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Identifying epigenetic modifications leads to earlier cancer detection

Helio Health, a pioneer in cell-free DNA methylation analysis and artificial intelligence (AI) for cancer detection, is proving that the key to unlocking earlier detection in cancer lies in a simple blood draw. With a proprietary platform to identify epigenetic modifications in blood caused by cancerous cells, the company’s flagship product, HelioLiver, has been shown to significantly outperform other modalities in finding early-stage liver cancer.

The test is anticipated to improve liver cancer survival rates by detecting malignancies earlier, when curative treatment is available. In the USA, data suggests that when liver cancer is found early (localized), patients have a 5-year survival rate that is 13-fold higher compared to patients whose cancer is found late (distant)1. Early cancer detection can reduce healthcare costs and provide curative options, while advanced cancers require multiple rounds of costly chemotherapy and may be palliative at best.

Advances in AI and sequencing

“For the first time in a very long time, we are seeing a technological revolution in early cancer detection,” said Justin Chen Li, CEO of Helio Health. “Sequencing at scale and advanced AI/deep-learning techniques have enabled valuable insights from biomarkers in our blood. Helio has proven this with its first test, HelioLiver, which can detect small-lesion hepatocellular carcinomas (HCC) where traditional imaging tools fall short.”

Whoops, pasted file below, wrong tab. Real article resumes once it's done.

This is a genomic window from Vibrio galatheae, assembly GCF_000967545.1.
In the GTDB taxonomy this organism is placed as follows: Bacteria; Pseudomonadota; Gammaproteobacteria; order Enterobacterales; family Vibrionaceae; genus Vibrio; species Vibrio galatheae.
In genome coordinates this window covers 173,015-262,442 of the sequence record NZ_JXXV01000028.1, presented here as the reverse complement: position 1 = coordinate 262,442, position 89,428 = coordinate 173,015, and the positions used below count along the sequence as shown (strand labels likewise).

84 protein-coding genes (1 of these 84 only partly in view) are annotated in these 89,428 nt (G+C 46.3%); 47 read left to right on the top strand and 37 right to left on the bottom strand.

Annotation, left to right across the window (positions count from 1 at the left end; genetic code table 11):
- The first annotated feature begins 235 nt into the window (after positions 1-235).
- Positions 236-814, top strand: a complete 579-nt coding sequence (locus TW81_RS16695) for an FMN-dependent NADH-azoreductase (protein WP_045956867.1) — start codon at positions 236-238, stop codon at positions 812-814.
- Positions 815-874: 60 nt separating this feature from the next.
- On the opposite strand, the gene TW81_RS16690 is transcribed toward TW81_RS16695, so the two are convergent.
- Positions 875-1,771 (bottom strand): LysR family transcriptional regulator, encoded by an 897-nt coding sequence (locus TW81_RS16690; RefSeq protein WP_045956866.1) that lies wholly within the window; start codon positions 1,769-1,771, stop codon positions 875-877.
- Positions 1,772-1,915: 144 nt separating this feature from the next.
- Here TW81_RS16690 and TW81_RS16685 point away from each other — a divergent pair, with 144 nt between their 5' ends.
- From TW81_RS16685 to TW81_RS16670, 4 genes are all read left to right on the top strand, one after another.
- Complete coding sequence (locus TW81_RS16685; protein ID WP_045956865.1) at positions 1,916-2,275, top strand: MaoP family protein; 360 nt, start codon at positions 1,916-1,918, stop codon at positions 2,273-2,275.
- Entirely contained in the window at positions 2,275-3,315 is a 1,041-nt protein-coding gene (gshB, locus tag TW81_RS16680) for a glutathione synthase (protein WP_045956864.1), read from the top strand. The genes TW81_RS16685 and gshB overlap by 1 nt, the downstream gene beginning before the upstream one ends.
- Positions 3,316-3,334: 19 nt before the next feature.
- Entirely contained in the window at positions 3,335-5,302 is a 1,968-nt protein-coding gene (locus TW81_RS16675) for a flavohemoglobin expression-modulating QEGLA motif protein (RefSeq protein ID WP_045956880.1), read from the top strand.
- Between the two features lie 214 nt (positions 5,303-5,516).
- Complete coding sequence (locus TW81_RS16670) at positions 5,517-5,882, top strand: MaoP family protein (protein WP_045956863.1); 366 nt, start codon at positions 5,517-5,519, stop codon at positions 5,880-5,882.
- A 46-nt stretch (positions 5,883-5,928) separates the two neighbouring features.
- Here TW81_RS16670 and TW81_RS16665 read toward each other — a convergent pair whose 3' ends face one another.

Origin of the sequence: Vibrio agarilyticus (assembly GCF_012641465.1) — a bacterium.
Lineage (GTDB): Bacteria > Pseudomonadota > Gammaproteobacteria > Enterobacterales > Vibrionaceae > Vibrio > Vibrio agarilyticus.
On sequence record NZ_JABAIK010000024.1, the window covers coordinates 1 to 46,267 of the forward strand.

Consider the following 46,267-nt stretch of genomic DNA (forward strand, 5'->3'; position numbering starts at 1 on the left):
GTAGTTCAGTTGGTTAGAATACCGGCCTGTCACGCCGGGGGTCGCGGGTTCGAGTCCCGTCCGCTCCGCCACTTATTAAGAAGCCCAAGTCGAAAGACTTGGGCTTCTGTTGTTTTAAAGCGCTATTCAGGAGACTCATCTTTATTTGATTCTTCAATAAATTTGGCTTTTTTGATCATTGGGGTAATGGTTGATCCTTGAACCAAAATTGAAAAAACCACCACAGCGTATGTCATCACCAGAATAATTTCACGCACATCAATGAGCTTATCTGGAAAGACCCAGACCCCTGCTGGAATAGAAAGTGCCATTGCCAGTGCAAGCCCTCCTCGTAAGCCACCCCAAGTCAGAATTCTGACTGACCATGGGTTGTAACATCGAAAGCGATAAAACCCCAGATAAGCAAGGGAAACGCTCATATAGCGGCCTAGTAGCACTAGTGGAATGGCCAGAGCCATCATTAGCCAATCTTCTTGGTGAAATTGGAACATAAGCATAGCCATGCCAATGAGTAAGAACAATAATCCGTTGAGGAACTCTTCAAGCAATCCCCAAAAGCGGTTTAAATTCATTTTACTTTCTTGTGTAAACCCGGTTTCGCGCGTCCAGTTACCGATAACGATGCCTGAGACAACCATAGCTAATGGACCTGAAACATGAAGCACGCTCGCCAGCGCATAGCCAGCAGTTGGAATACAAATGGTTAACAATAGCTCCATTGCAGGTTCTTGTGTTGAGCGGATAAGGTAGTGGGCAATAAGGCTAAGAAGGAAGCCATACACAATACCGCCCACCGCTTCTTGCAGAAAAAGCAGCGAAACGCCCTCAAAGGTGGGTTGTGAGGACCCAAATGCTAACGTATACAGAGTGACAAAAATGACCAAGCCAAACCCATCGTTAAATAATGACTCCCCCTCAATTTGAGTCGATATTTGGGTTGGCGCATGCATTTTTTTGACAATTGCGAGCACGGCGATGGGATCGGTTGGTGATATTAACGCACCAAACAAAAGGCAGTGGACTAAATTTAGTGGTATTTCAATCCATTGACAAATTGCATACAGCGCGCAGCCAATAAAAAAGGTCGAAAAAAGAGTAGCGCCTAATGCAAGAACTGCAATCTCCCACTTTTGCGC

Ultrasound is the standard of care for liver cancer surveillance, yet is widely perceived by physicians as inadequate. Its performance can be variable, depending on the technician operating the equipment and the radiologist interpreting the results. Studies have shown that as few as 20% of patients receive regular surveillance, owing to the cost and inconvenience of imaging2. With HelioLiver—a more accessible and reliable option—this number could dramatically increase.

“Ultrasound is only 21% sensitive for very early-stage cancers where lesions are about 2 cm wide. The quality of results is operator-dependent, it doesn’t work as well in patients with a high body mass index, and it requires multiple visits,” Li said. “That’s why we decided to pursue a more sensitive and convenient solution for patients who are at high risk.”

HelioLiver is a multi-analyte test that interrogates 77 methylation sites and 3 proteins, delivering superior performance compared to other clinically available tests. The test captures cell-free DNA (cfDNA) floating in the blood and examines its DNA methylation patterns to detect cancer.

Tests for colon, breast and lung cancer are in Helio’s pipeline.

Unlocking insights from the epigenome

Helio has developed the ECLIPSE platform to enable accurate, efficient detection of cfDNA methylation patterns through targeted next-generation sequencing (NGS).